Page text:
Subunit

Family

Main subtypes

Primary effector

a

as

Gas, Gaolf

Adenylate cyclase T

Oi/o

Ga1-1, GOj-2, GOJ-3

Adenylate cyclase 4

Ga0A, Ga0B

K+ channels T

Gat1, Gat2

Ca2+ channels 4

Gaz

Cyclic GMP

Phosphodiesterase T

aq/11

Gaq, Ga11, Ga14

Phospholipase C 4

Ga15, Ga16

Ol2

Ga12, Ga13

?

ß

ß1-5 (6?)

Different assemblies

Adenylate cyclase T/4

of P and y subunits

Phospholipases T

Phosphatidylinositol

3-kinase T

Y

Y1-11 (12?)

Protein kinase C T

Protein kinase D T

GPCR kinases T

Ca2+> K+ (and N+) channels

There is a striking homology between the amino acid sequences of the Ga subunits, suggesting that they have also evolved from a common ancestor. Based on the sequence of the a subunits, G proteins have been grouped into four families (Table 7):

• The Gs family includes several splice variants of as, as well as aolf (which is specifically expressed in olfactory epithelia).

• The Gi/o family consists of three distinct a; species (au, ai2 and ai3, plus splice variants) ao (which exists in two splice variants, ao1 and ao2), the two retinal transducins (at1 and at1), an a-subunit found in the gustatory epithelium (agust) and az.

• The Gq/11 family consists of aq, a11, a14, a15 and a16 (a15 and a16 appear to be the murine and human versions of the same gene).

• The G12/13 family consists of only two members, a12 and a13.

Besides the adenylate cyclase, there are many more G protein-linked effector components. They are either enzymes (e.g. guanylate cyclase, phospholipase A2 and C) or ion channels. The effector enzymes will produce second messengers including cAMP, cGMP, diacylglycerol and IP3, which in turn cause downstream effects including the opening of Ca2+ or K+ channels and the generation of other messengers, such as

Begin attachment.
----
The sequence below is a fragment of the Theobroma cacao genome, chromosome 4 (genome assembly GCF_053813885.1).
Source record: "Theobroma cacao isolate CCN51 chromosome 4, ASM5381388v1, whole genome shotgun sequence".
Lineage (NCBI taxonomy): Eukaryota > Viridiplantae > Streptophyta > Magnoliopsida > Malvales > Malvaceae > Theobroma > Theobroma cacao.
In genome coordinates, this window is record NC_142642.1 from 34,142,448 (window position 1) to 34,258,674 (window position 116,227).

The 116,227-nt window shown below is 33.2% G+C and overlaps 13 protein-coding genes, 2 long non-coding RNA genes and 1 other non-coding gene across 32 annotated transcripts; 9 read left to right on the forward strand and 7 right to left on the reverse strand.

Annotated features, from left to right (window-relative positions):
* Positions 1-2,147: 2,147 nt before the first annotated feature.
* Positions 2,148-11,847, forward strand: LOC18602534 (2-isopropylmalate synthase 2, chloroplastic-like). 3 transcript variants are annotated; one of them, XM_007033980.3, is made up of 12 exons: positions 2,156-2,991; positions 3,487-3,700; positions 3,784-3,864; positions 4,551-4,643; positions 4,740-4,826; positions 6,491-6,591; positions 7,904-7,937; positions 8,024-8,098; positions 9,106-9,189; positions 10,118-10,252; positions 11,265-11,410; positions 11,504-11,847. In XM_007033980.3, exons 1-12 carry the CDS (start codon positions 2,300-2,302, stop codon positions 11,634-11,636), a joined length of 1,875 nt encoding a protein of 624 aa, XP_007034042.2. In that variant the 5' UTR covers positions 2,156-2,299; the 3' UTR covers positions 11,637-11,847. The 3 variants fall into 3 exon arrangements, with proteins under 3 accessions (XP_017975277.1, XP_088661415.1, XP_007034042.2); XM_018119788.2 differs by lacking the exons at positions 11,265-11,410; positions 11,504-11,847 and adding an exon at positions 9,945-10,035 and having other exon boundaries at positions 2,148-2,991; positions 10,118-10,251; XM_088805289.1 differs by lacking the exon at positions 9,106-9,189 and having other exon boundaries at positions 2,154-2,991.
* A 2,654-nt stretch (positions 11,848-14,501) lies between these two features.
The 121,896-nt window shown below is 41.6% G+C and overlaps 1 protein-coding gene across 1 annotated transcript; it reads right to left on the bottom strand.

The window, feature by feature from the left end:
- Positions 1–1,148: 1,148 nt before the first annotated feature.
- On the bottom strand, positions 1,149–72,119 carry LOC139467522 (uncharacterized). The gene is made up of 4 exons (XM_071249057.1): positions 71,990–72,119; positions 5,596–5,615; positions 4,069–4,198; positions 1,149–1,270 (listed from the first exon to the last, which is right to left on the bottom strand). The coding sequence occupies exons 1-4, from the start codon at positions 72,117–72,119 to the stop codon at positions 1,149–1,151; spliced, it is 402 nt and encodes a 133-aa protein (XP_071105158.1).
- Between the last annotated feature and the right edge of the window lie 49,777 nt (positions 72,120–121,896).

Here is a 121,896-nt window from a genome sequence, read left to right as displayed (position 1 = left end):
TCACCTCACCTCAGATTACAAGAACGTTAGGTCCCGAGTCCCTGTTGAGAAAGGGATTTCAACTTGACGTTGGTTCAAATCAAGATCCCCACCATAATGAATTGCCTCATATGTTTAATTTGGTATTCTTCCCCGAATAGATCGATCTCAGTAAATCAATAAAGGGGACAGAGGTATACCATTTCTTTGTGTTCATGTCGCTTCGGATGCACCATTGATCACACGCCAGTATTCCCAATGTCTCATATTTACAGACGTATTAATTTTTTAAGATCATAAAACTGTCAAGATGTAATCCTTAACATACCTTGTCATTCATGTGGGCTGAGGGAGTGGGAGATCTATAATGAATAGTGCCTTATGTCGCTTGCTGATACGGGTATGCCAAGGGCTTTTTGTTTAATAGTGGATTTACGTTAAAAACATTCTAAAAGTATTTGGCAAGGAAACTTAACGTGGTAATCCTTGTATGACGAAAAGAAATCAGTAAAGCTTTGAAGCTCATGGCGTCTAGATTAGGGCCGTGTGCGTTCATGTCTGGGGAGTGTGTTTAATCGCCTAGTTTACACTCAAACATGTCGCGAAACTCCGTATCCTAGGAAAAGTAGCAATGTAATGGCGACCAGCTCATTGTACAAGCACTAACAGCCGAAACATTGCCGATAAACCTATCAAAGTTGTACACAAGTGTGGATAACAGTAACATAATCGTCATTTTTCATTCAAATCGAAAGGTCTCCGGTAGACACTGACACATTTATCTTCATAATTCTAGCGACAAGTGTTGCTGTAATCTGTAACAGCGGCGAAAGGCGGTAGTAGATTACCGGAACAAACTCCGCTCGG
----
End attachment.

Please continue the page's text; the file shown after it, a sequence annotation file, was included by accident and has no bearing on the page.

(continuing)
Figure 73 p-adrenergic stimulation of the adenylate cyclase system.

arachidonic and phosphatidic acid. In this respect, a subunits with similar sequences often regulate the activity of the same effector systems.

Adenylate cyclase stimulation by P-adrenergic receptors illustrates the most common molecular mechanism by which G proteins transfer information from receptor to effector components in the cell membrane (Figure 73):

• In the resting state, the receptor (R), Gs and the adenylate cyclase enzyme (AC) do not interact with each other. The a subunit of Gs (i.e. as) contains tightly bound GDP.

• A messenger molecule (H) binds to the receptor to form H-R.

• H-R can now associate with Gs to form H-R-Gs. An important property of H-R-Gs is that GDP is bound less tightly and that it can be exchanged with GTP from the cytosol. In fact, the major role of the P-adrenergic receptors consists in the facilitation of the GDP/GTP exchange at the level of as.

• GTP binding disassembles the H-R-Gs complex as well as Gs itself. The complex dissociates into three parts: H-R, P-y and as which contains bound GTP (i.e. as-GTP).

• The free as-GTP (i.e. the active form of Gs) is able to associate with, and to stimulate, the adenylate cyclase enzyme. as possesses an endogenous GTP-ase activity, which is responsible for the hydrolysis of GTP into GDP (which remains inactive G protein

Pi endogenous GTP-ase catalysed by activated receptor

endogenous GTP-ase catalysed by activated receptor

active G protein

Stimulated effector component

Figure 74 Central role of G proteins.

tightly bound). This process terminates the stimulation of the adenylate cyclase enzyme.

A more general representation of this model, which clearly evidences the central role of the G proteins, is presented in Figure 74. In this model, the messenger-receptor complex facilitates the activation of the G protein (by GDP/GTP exchange and disassembling) while the endogenous GTP-ase activity of the a subunit allows the G protein to return to the basal, inactive state. Although the central 'shuttling' role of the a subunits is well established, it has also become clear over the years that some signalling functions may also be ascribed to P-y (Table 7).